We've already seen the second broadcast of the EA Play Live Spotlight series, laying the ground for Electronic Arts' big showcase on July 22. This time, we got word of many behind-the-scenes details from indie game developers working under the EA Originals banner. The show was hosted by Josef Fares, the experienced author of A Way Out and It Takes Two, along with other developers currently working on Knockout City and two upcoming games in the pipeline under the EA Originals program.
The talk itself was quite generic in nature, but one rather significant sentence by Josef really struck a chord. When the journalist leading the meeting referred to his studio and games as "indie," Fares corrected him, saying he no longer feels like an "indie" developer, but rather a "triple-i" one. What he meant was, of course, a variation of the triple-A label, used to denote productions with the biggest budgets and marketing campaigns.
And this begs the question: how are triple-i games different from games called double-A – smaller, but also ambitious and visually compelling titles? Can the boundaries be established in a clear-cut manner, or is there some fuzziness involved? Can a sizable team, enjoying the support of a major publisher, and making bigger and bigger games still be called independent?
From indie to high-end
Until recently, the conventional division was quite clear. At the top were the biggest productions with the biggest budgets and marketing, called triple-A. At the bottom, there were small, often excellent games with original artistic style or gameplay mechanics, created by independent developers or small teams, referred to as indie. Somewhere in the middle, were games of a smaller scale, with less advertising, but with ambitions to match the visual flourish of high-budget games. These are some of the best games out there, often surpassing potential AAA hits with artistic quality and consistence. With the development of games and the explosive success of the indie scene, it must have been a mere matter of time before some sort of rupture happened on the indie scene.
Josef Fares didn't coin the "triple-i" term that started circulating around back in 2015, but his exploits are indeed something different from the bite-sized, pixel art games that dominate the indie segment. First, there was a small and touching production Brothers: A Tale of Two Sons, which could be considered an indie, though it was released under the wings of 505 Games. The subsequent A Way Out was already developed by Hazelight studio founded by Fares, but with the help of Electronic Arts and the EA Originals program, which provided Fares with an additional budget of nearly $4 million.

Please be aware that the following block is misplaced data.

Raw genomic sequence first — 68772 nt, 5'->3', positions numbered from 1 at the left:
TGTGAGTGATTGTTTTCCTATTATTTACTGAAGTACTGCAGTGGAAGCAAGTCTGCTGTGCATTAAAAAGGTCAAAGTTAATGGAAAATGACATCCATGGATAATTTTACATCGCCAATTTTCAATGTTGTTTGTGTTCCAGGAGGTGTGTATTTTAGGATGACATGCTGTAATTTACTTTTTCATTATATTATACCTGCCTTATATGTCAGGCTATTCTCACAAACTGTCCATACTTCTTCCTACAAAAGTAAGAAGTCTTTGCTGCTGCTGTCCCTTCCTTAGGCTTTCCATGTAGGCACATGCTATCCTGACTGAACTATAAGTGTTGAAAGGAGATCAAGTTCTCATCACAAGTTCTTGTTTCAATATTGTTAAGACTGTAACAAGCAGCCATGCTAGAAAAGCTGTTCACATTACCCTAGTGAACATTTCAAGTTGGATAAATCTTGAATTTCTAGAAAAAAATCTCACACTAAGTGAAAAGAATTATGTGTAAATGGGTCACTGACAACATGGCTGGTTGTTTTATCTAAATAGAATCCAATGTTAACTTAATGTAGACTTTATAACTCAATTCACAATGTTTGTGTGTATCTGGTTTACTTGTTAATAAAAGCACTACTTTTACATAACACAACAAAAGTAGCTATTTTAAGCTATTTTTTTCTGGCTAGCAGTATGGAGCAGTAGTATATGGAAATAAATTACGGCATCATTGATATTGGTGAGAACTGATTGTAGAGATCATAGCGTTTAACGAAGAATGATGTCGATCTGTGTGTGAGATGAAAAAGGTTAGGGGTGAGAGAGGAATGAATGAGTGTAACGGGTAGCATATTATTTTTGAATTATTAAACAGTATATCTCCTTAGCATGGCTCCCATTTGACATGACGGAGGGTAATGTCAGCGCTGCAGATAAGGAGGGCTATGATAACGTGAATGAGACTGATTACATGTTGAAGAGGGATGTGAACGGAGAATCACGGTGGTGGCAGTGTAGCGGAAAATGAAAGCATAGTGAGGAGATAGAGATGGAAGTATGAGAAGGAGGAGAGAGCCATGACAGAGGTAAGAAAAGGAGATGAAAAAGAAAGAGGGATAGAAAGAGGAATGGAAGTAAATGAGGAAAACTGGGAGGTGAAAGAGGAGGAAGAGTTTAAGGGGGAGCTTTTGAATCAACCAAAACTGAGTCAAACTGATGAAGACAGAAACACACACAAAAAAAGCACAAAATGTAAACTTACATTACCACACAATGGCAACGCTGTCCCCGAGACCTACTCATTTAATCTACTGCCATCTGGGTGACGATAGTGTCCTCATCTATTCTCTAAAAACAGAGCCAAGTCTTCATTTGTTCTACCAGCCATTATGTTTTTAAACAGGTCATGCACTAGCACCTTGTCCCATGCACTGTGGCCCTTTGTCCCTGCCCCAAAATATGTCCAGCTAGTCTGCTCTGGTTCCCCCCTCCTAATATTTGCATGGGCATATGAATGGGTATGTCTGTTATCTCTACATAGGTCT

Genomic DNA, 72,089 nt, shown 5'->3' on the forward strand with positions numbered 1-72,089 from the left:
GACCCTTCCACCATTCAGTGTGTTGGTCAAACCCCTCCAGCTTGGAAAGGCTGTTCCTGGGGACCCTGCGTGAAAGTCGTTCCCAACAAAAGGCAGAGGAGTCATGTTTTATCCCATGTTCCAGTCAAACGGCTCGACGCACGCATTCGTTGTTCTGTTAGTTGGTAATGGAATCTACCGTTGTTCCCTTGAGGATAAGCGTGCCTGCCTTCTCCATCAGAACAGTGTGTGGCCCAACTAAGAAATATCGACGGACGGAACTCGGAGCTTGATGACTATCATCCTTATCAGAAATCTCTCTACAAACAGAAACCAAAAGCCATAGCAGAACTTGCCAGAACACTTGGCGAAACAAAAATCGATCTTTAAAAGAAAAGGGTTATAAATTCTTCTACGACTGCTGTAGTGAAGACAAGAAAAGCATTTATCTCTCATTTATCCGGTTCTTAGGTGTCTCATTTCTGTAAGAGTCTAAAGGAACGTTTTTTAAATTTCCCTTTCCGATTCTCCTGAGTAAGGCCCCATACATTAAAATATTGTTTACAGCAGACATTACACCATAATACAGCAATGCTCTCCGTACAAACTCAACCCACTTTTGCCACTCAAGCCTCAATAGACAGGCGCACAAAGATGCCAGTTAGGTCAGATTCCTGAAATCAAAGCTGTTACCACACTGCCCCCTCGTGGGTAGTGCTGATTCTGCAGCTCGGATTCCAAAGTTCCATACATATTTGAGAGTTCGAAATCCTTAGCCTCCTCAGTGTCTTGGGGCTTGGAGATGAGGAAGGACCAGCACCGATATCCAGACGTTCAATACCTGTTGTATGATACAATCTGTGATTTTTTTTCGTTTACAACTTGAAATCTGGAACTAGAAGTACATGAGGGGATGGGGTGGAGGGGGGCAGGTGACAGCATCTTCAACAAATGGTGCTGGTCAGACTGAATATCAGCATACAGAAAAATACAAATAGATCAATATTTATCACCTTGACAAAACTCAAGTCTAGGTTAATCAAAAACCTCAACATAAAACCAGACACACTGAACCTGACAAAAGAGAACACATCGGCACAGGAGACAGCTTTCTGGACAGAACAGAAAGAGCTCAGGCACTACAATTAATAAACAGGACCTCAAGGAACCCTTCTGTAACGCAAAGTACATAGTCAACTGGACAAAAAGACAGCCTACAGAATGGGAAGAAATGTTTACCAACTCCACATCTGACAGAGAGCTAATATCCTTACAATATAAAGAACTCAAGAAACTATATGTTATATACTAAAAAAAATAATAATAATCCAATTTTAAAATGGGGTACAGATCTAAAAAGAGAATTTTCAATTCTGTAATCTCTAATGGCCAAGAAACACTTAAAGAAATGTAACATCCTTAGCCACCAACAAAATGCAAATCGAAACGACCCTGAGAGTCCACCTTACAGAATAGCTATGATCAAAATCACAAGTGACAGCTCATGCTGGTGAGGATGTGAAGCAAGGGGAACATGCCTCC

The latest of his games, It Takes Two, likely cost even more, given the details Fares shared about the development process. The team had to add their own solutions to Unreal 4 to ensure all the split-screen co-op mechanics worked properly. At the end of the day, Hazelight Studios reportedly developed more code and tools than there came along the vanilla Unreal Engine package. And this team's next production is expected to be even more amazing and unconventional.
The era of triple-i has arrived
Matthew Handrahan, a journalist from gamesindustry.biz, wrote in 2018 about the upcoming era of triple-i games, with his opinions based largely on insights from indie developers obtained during a Berlin conference. They cited The Witness and Ancestors: The Humankind Odyssey as some of the examples that proved it is possible to make an indie game with a bigger budget and for a larger audience, while still using a fairly niche style and theme.
What was discussed in particular was the question of how difficult it is to determine the distinguishing features of a triple-i game (aka indie triple-A) from a regular indie. At the same time, some have tried to define the criteria as small teams formed by people with AAA experience, in a way frustrated by not being able to unleash their full creativity. Others stressed that the triple-i still needs to stand out with a bold, original theme or characters that a major publisher would never agree for.
During the conference, the work of Ninja Theory – the madly gripping Hellblade: Senua's Sacrifice was named as the perfect example of a triple-i title. It's not only a game with a female protagonist – it's a game about a woman struggling with mental illness; a game that couldn't have been created by any major publisher. However, Hellblade has often been called a double-A game – an excellent position, albeit developed on a smaller budget and with little advertising. Is this just a matter of nomenclature?
Indie triple-A, triple-i, or AA?
It definitely seems like the most important indicator of an indie game was the very independence of its creators – the complete freedom in choosing themes and form. But the same is true of many AA titles, after all. Then again, if the creators find it so difficult to define the boundaries between their works, then perhaps it doesn't matter how we classify a given production. The fact is, however, that the indie game market has changed a lot and will continue to grow. Fares' Hazelight Studios started with a crew of just a handful of people; today, the 30-person roster is considered modest. We're also sure to see more and more polished indie games created by bigger and bigger studios, for millions of dollars. Perhaps this entire process will eventually come full circle, with triple-i games becoming largely indistinguishable from what we today call AAA?
Darius Matusiak | Gamepressure.com